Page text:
With promises of free, convenient music listening, and not to mention a massive catalog, I couldn’t help but give Grooveshark a test when its overhaul was rolled-out earlier this month. In a world where music-streaming services seem to be a dime a dozen, does Grooveshark do enough to stand out? Let’s find out.
When I received an e-mail from Grooveshark last month regarding an upcoming update, I did something I don’t often do: I decided to check it out. The reason I normally don’t boils down to being a Canadian – yes, living in the Great White North can at times be a little frustrating when it comes to online services. Up here, we can’t use Hulu, Spotify or Pandora. “Sign up to be the first in line when (example service) never launches in your country!”.
Thanks to the fact that my options are rather slim, and also the fact that it’s a great service, I’ve relied on Last.fm (my profile) for most of my online music needs lately. A downside, though, is that I can’t simply pick an album and listen to it. Instead, I pick an artist or genre and then listen to the randomly-chosen music that the system decides to give me. While this has helped me discover new artists, it’s useless when I’m wanting to listen through a specific album.
Given the fact that this article exists, you’ve probably already surmised that Grooveshark remedies both of the aforementioned issues. As finding a list of supported countries is just about impossible (at least within the time-limit I’m willing to dedicate to it), you can simply head on over to the website and see if it works for you.
To simply listen to music, Grooveshark doesn’t require you to sign up for an account (a great perk if there ever was one). Signing up will net you things such as a profile, the ability to like and dislike tracks, tie the account to other services (Last.fm, Facebook, et cetera), store playlists and so forth. A $5/mo subscription will remove all ads from the website (of which are few to begin with), allow you to upload and share your own music, tweak additional customization options, store music for offline use along with a couple of other perks.
Above all else, Grooveshark’s goal is to deliver the best and most accessible music collection on the planet – and it shows. It’s not an information-heavy website like Last.fm is, so you won’t come here for band info (bio, tour, photos). What you do come here for is to listen to your favorite music, discover more and engage in simple community activities.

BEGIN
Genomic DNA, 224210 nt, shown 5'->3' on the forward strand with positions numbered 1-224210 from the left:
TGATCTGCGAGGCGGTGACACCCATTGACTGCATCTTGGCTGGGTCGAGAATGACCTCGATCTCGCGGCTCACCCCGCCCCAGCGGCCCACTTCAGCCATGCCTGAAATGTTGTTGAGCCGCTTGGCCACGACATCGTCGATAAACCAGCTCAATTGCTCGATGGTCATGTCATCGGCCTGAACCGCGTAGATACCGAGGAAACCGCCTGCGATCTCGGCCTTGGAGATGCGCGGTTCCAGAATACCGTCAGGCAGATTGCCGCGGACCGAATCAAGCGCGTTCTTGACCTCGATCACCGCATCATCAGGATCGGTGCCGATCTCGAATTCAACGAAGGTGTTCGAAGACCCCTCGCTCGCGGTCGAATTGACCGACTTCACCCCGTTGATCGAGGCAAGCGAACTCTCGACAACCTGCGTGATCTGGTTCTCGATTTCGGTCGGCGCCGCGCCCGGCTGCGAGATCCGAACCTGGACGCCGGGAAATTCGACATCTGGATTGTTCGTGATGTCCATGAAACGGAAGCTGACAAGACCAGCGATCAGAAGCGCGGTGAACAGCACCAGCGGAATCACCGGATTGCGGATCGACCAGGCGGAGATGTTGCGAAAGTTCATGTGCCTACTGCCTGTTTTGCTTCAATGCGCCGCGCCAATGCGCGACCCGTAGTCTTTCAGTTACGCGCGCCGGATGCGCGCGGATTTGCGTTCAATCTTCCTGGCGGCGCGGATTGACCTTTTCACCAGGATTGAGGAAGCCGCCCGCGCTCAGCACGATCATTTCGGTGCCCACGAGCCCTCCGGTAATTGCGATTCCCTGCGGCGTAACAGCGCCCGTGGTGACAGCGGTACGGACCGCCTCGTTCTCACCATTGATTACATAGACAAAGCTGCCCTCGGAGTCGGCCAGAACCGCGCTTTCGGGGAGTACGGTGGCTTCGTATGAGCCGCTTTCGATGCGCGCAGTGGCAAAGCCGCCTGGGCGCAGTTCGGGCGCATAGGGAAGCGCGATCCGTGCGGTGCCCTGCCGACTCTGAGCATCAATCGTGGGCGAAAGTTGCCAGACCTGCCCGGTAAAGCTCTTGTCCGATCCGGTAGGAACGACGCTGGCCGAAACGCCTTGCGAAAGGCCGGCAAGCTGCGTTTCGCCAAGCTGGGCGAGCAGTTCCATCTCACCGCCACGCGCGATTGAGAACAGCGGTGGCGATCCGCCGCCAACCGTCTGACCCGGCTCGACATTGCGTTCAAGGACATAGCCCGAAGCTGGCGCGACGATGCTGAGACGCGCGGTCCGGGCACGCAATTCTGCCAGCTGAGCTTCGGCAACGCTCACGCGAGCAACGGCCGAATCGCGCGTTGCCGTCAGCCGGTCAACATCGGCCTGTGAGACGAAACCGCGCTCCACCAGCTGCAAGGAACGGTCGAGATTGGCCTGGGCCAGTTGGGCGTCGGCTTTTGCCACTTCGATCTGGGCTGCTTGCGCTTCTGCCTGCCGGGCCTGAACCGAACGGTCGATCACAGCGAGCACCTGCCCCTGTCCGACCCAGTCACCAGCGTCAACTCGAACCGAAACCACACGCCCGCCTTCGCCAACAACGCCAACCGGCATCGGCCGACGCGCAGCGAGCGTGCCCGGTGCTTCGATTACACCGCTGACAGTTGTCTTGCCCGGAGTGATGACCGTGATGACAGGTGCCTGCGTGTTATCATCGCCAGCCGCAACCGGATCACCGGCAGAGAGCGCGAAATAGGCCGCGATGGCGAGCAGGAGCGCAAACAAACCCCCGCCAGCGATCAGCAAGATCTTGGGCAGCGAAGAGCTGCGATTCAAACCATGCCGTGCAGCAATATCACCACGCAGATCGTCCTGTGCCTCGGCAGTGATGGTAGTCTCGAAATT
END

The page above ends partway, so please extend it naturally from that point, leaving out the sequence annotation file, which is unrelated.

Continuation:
The first time I sat down to use Grooveshark, I quickly found myself blown away. First, there was the ease. I click play on a song and it begins playing instantly. Second, there was the sheer selection. After sharing the website with a couple of friends, we actually had a hard time finding a track not on the service. After all of the searching I did, there are only a couple of obscure artists that can’t be found.
I think this point needs more emphasizing. After I began using the service, I told my brother about it, as he’s often on the lookout for obscure artists and special edits of certain tracks that are seemingly impossible to locate. When I recommended he check out the site, he gave me a begrudging “yeah, maybe”. About 10 minutes later, he followed up: “You’re my hero.”
One of the reasons that Grooveshark’s selection is so epic ties into the legalities surrounding the company. Users are free to upload whatever music they choose, which then becomes visible from the search engines. This could mean that music uploaded to the service might not be sourced from the record label itself, but rather a regular user. This is something that’s outside of Grooveshark’s immediate control. Anyone who uploads music has to agree that they have the right to, making the procedure no different than uploading a song to YouTube. Grooveshark is currently embroiled in lawsuits from much of the music industry, though the company remains adamant that its business is completely legal.
As a result of the ongoing lawsuits, Google, Apple and Facebook pulled Grooveshark’s app from their respective stores, meaning that getting a hold of them is made a little more complicated. You can head on over to the mobile app site to download an installer manually for your respective phone. iOS users must have a jailbroken phone in order to install the app.